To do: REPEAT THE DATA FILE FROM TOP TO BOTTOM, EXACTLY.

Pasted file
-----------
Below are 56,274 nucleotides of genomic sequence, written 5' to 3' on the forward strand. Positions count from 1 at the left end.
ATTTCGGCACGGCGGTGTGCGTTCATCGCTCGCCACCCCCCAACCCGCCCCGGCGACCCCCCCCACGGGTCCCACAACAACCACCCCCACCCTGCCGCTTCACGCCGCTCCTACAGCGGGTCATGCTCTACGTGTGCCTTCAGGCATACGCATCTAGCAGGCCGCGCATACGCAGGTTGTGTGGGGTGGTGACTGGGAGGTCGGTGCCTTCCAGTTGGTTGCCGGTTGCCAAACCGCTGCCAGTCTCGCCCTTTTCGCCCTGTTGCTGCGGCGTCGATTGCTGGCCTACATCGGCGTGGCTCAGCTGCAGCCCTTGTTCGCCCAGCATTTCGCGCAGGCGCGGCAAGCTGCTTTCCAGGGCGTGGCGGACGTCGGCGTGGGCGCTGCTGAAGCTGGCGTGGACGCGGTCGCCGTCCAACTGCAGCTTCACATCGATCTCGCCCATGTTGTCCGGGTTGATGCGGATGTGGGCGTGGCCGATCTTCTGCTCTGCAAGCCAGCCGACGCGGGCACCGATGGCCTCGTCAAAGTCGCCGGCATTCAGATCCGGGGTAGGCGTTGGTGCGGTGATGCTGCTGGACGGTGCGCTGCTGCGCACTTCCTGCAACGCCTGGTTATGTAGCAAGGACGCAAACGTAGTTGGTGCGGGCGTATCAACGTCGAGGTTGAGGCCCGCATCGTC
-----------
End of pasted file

Below are 56,274 nucleotides of genomic sequence, written 5' to 3' on the forward strand. Positions count from 1 at the left end.
ATTTCGGCACGGCGGTGTGCGTTCATCGCTCGCCACCCCCCAACCCGCCCCGGCGACCCCCCCCACGGGTCCCACAACAACCACCCCCACCCTGCCGCTTCACGCCGCTCCTACAGCGGGTCATGCTCTACGTGTGCCTTCAGGCATACGCATCTAGCAGGCCGCGCATACGCAGGTTGTGTGGGGTGGTGACTGGGAGGTCGGTGCCTTCCAGTTGGTTGCCGGTTGCCAAACCGCTGCCAGTCTCGCCCTTTTCGCCCTGTTGCTGCGGCGTCGATTGCTGGCCTACATCGGCGTGGCTCAGCTGCAGCCCTTGTTCGCCCAGCATTTCGCGCAGGCGCGGCAAGCTGCTTTCCAGGGCGTGGCGGACGTCGGCGTGGGCGCTGCTGAAGCTGGCGTGGACGCGGTCGCCGTCCAACTGCAGCTTCACATCGATCTCGCCCATGTTGTCCGGGTTGATGCGGATGTGGGCGTGGCCGATCTTCTGCTCTGCAAGCCAGCCGACGCGGGCACCGATGGCCTCGTCAAAGTCGCCGGCATTCAGATCCGGGGTAGGCGTTGGTGCGGTGATGCTGCTGGACGGTGCGCTGCTGCGCACTTCCTGCAACGCCTGGTTATGTAGCAAGGACGCAAACGTAGTTGGTGCGGGCGTATCAACGTCGAGGTTGAGGCCCGCATCGTC